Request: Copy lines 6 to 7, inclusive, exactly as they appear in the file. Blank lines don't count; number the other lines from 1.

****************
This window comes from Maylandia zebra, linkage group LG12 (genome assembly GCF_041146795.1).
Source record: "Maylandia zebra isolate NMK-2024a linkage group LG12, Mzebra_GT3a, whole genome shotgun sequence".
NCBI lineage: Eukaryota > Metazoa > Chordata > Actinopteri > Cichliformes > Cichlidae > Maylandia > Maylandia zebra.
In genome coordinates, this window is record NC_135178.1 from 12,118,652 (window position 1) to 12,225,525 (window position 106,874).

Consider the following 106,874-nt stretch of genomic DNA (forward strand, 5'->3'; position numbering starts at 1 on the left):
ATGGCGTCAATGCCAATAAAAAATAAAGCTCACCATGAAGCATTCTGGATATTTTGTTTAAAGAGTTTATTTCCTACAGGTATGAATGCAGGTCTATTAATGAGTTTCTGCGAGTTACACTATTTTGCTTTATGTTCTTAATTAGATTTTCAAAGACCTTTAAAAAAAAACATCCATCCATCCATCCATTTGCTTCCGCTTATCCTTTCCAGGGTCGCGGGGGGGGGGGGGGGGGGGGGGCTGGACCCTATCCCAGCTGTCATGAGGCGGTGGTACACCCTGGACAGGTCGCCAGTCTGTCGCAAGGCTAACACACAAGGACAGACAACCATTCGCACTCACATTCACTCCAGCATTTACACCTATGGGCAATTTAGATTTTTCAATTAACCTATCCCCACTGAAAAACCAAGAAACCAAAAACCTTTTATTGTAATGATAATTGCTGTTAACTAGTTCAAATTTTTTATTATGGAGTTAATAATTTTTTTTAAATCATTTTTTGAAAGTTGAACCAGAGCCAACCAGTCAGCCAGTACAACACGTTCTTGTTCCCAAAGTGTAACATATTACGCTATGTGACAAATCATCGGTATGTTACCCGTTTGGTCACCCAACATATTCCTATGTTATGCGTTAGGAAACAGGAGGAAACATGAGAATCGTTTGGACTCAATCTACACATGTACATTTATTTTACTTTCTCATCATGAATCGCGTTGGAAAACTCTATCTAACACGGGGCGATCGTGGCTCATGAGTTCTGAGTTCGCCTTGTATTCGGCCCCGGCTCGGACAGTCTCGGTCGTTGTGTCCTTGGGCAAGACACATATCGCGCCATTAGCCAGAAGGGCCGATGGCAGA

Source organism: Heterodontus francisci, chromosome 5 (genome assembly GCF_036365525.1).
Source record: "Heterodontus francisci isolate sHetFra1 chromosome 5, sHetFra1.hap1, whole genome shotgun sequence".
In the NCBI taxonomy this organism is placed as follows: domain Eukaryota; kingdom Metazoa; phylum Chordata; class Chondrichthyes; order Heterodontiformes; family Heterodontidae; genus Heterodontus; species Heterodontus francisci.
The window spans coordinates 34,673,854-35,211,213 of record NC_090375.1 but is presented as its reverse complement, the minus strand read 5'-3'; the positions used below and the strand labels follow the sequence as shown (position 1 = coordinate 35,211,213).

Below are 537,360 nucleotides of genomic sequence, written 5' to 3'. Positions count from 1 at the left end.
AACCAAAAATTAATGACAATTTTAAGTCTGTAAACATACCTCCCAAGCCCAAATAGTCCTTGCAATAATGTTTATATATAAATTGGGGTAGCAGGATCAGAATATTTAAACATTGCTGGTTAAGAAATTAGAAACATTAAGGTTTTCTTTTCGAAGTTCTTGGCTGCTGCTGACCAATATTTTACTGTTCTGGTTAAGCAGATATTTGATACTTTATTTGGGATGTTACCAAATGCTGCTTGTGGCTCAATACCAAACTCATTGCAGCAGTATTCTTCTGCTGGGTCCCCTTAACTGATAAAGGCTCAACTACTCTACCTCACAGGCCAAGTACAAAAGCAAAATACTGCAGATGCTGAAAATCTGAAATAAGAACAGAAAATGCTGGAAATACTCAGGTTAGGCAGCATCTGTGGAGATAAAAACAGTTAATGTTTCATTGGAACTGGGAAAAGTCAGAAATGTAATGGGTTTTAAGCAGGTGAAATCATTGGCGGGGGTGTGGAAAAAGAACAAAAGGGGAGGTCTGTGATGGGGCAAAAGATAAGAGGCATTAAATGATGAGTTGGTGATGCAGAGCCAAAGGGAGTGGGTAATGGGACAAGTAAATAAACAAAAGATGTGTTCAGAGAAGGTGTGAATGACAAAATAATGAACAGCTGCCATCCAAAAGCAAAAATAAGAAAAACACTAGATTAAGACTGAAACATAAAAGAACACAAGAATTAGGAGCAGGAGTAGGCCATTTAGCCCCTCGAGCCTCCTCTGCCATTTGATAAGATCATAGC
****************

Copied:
ATGGCGTCAATGCCAATAAAAAATAAAGCTCACCATGAAGCATTCTGGATATTTTGTTTAAAGAGTTTATTTCCTACAGGTATGAATGCAGGTCTATTAATGAGTTTCTGCGAGTTACACTATTTTGCTTTATGTTCTTAATTAGATTTTCAAAGACCTTTAAAAAAAAACATCCATCCATCCATCCATTTGCTTCCGCTTATCCTTTCCAGGGTCGCGGGGGGGGGGGGGGGGGGGGGGCTGGACCCTATCCCAGCTGTCATGAGGCGGTGGTACACCCTGGACAGGTCGCCAGTCTGTCGCAAGGCTAACACACAAGGACAGACAACCATTCGCACTCACATTCACTCCAGCATTTACACCTATGGGCAATTTAGATTTTTCAATTAACCTATCCCCACTGAAAAACCAAGAAACCAAAAACCTTTTATTGTAATGATAATTGCTGTTAACTAGTTCAAATTTTTTATTATGGAGTTAATAATTTTTTTTAAATCATTTTTTGAAAGTTGAACCAGAGCCAACCAGTCAGCCAGTACAACACGTTCTTGTTCCCAAAGTGTAACATATTACGCTATGTGACAAATCATCGGTATGTTACCCGTTTGGTCACCCAACATATTCCTATGTTATGCGTTAGGAAACAGGAGGAAACATGAGAATCGTTTGGACTCAATCTACACATGTACATTTATTTTACTTTCTCATCATGAATCGCGTTGGAAAACTCTATCTAACACGGGGCGATCGTGGCTCATGAGTTCTGAGTTCGCCTTGTATTCGGCCCCGGCTCGGACAGTCTCGGTCGTTGTGTCCTTGGGCAAGACACATATCGCGCCATTAGCCAGAAGGGCCGATGGCAGA

Source organism: Heterodontus francisci, chromosome 5 (genome assembly GCF_036365525.1).